Strategies to address this disease burden should include earlier HIV diagnosis and ART initiation, screening and prophylaxis for opportunistic infections, optimised management of specific diseases and treatment complications, and programme strengthening.
HIV; antiretroviral; mortality; death; morbidity; resource-limited; low-income
To determine the baseline prevalence of tuberculosis (TB) in a cohort using a strategy of intensive pretreatment screening for TB and the subsequent incidence rate and temporal distribution of cases during the first year of antiretroviral therapy (ART).
Prospective observational community-based ART cohort in South Africa.
Adults enrolling for ART and who did not have a current TB diagnosis were intensively screened for TB at baseline using culture of two sputum samples, chest radiography and investigations for extrapulmonary disease as required. Patients who developed symptoms consistent with incident TB during ART were similarly investigated.
Two hundred forty-one patients had a median CD4 cell count of 125 cells/μl (interquartile range 70–186) and 200 (83%) started ART. TB was diagnosed in 87 (36%) patients, with 82% of pulmonary cases being culture-proven. Most TB cases (87%) were prevalent disease detectable at baseline, whereas just 11 (13%) were incident cases that presented during the first year of ART. The incidence rate during 0–4 months of ART was similar to the rate during months 5–12 of ART [10.9 (95% confidence interval [CI] 4.6–23.3) cases per 100 person-years versus 8.1 (95% CI 3.6–18.0) cases per 100 person-years].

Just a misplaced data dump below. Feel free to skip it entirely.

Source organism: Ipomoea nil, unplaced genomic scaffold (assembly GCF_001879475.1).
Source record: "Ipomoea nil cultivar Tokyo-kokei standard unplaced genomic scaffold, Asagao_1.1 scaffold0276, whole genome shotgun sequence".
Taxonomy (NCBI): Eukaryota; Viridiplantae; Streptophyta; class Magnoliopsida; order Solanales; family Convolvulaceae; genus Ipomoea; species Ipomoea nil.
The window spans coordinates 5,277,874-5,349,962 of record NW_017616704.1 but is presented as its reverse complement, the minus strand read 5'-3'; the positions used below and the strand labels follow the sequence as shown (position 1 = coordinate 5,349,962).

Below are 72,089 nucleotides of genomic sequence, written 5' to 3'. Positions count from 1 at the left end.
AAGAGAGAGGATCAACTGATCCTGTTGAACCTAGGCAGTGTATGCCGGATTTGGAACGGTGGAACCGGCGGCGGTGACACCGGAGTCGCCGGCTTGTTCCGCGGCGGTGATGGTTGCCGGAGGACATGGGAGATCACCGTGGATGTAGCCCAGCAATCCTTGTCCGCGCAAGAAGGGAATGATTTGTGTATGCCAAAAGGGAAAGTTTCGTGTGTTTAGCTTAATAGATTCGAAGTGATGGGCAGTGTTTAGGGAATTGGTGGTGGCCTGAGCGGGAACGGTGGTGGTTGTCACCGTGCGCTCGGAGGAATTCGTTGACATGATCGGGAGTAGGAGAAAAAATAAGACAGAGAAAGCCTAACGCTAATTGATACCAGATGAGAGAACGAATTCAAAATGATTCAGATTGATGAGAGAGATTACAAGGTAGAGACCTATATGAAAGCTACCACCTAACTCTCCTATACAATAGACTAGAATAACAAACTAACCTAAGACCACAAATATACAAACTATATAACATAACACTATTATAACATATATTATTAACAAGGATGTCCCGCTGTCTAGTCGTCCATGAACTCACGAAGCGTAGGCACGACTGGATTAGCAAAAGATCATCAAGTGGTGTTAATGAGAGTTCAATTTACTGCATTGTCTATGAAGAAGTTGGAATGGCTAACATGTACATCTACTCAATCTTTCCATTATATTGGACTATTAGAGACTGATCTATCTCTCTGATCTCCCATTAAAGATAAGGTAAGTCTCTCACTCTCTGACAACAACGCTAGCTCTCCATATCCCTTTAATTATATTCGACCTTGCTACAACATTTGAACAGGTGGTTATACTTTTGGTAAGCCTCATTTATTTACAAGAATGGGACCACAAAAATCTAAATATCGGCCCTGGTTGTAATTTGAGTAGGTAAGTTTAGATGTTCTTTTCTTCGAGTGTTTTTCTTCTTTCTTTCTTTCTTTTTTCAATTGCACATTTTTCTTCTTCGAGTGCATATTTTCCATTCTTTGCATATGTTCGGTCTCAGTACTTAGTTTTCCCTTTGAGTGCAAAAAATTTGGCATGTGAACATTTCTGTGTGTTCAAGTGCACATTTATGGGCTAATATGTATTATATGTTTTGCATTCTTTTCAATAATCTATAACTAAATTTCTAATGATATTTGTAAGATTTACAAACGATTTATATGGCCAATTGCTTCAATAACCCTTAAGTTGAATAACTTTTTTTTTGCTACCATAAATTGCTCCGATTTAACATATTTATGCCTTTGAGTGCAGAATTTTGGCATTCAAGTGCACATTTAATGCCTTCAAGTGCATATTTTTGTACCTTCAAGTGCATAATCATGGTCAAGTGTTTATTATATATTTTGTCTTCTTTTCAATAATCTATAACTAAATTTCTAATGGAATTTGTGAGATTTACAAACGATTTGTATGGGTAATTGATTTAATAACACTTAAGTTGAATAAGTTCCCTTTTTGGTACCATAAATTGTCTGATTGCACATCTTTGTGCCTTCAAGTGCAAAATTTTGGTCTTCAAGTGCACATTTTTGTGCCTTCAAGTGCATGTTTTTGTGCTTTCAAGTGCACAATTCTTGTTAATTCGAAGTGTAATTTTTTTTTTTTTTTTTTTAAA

Systematic culture-based screening detected a very high burden of prevalent TB present at baseline. This intensified screening strategy was associated with an approximately two-fold lower incidence rate in the first 4 months of ART than previously observed in this cohort. This suggests that many incident cases of symptomatic TB presenting during early ART can be detected as prevalent disease prior to ART initiation using sensitive diagnostic tests.
Some evidence suggests that HIV infection is associated with premature frailty -a syndrome typically viewed as being related to ageing. We determined the prevalence and predictors of frailty in a population of HIV-infected individuals in South Africa.
Case-control study of 504 adults over the age of 30 years, composed of 248 HIV-infected adults and 256 age- and gender- frequency-matched HIV-seronegative individuals.
Frailty was defined by standardized assessment comprised of ≥3 of: weight loss, low physical activity, exhaustion, weak grip strength and slow walking time. Independent predictors of frailty were evaluated using multivariable logistic regression.
The mean ages of the HIV-infected and HIV-seronegative groups were 41.1±7.9 years and 42.6±9.6 years respectively. Of the HIV-infected adults, 87.1% were receiving antiretroviral treatment (ART) (median duration, 58 months), their median CD4 count was 468 cells/μL (IQR:325-607 cells/μL) and 84.3% had undetectable plasma viral load. HIV-infected adults were more likely to be frail than HIV-seronegative individuals (19.4% vs.13.3%;p=0.07), and this association persisted after adjustment for confounding variables (adjusted odds ratio [OR] 2.14; 95% confidence interval [95%CI]: 1.16-3.92, p=0.01). Among HIV-infected individuals, older age was a strong predictor of frailty, especially among women (women: OR=2.55 per 10-year age increase; men: OR=1.29 per 10 year age increase, p-interaction=0.01). Lower current CD4 count (<500 cells/μL) was also independently associated with frailty (OR=2.84;95%CI:1.02-7.92, p=0.04).